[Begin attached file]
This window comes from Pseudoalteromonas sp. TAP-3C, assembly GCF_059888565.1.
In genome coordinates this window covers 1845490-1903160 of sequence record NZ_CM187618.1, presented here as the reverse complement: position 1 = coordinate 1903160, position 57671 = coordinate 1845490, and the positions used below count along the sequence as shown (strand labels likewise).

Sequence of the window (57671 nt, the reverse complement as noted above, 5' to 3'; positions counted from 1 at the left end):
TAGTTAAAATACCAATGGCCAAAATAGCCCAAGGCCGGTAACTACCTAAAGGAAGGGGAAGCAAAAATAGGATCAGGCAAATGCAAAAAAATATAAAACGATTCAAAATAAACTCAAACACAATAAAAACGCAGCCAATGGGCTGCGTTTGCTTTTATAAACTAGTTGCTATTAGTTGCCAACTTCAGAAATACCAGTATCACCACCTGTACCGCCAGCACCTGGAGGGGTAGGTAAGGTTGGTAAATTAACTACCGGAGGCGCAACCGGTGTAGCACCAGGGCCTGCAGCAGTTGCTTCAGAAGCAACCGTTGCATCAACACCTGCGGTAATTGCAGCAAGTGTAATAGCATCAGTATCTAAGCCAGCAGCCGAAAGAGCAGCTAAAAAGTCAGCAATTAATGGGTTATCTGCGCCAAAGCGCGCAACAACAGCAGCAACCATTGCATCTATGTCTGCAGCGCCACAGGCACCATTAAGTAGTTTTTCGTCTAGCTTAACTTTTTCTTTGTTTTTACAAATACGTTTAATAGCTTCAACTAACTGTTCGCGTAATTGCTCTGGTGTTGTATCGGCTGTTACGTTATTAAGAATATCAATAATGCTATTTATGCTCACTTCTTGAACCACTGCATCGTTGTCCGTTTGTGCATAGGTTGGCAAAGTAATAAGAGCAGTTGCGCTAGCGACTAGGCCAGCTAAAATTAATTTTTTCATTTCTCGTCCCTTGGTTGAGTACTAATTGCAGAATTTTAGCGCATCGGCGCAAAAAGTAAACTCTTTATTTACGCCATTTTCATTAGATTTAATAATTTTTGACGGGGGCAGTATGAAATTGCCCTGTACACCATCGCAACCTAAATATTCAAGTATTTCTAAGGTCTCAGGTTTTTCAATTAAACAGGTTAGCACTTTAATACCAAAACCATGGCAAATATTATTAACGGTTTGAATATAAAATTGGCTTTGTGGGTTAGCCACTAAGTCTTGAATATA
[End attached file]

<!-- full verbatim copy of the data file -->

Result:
This window comes from Pseudoalteromonas sp. TAP-3C, assembly GCF_059888565.1.
In genome coordinates this window covers 1845490-1903160 of sequence record NZ_CM187618.1, presented here as the reverse complement: position 1 = coordinate 1903160, position 57671 = coordinate 1845490, and the positions used below count along the sequence as shown (strand labels likewise).

Sequence of the window (57671 nt, the reverse complement as noted above, 5' to 3'; positions counted from 1 at the left end):
TAGTTAAAATACCAATGGCCAAAATAGCCCAAGGCCGGTAACTACCTAAAGGAAGGGGAAGCAAAAATAGGATCAGGCAAATGCAAAAAAATATAAAACGATTCAAAATAAACTCAAACACAATAAAAACGCAGCCAATGGGCTGCGTTTGCTTTTATAAACTAGTTGCTATTAGTTGCCAACTTCAGAAATACCAGTATCACCACCTGTACCGCCAGCACCTGGAGGGGTAGGTAAGGTTGGTAAATTAACTACCGGAGGCGCAACCGGTGTAGCACCAGGGCCTGCAGCAGTTGCTTCAGAAGCAACCGTTGCATCAACACCTGCGGTAATTGCAGCAAGTGTAATAGCATCAGTATCTAAGCCAGCAGCCGAAAGAGCAGCTAAAAAGTCAGCAATTAATGGGTTATCTGCGCCAAAGCGCGCAACAACAGCAGCAACCATTGCATCTATGTCTGCAGCGCCACAGGCACCATTAAGTAGTTTTTCGTCTAGCTTAACTTTTTCTTTGTTTTTACAAATACGTTTAATAGCTTCAACTAACTGTTCGCGTAATTGCTCTGGTGTTGTATCGGCTGTTACGTTATTAAGAATATCAATAATGCTATTTATGCTCACTTCTTGAACCACTGCATCGTTGTCCGTTTGTGCATAGGTTGGCAAAGTAATAAGAGCAGTTGCGCTAGCGACTAGGCCAGCTAAAATTAATTTTTTCATTTCTCGTCCCTTGGTTGAGTACTAATTGCAGAATTTTAGCGCATCGGCGCAAAAAGTAAACTCTTTATTTACGCCATTTTCATTAGATTTAATAATTTTTGACGGGGGCAGTATGAAATTGCCCTGTACACCATCGCAACCTAAATATTCAAGTATTTCTAAGGTCTCAGGTTTTTCAATTAAACAGGTTAGCACTTTAATACCAAAACCATGGCAAATATTATTAACGGTTTGAATATAAAATTGGCTTTGTGGGTTAGCCACTAAGTCTTGAATATA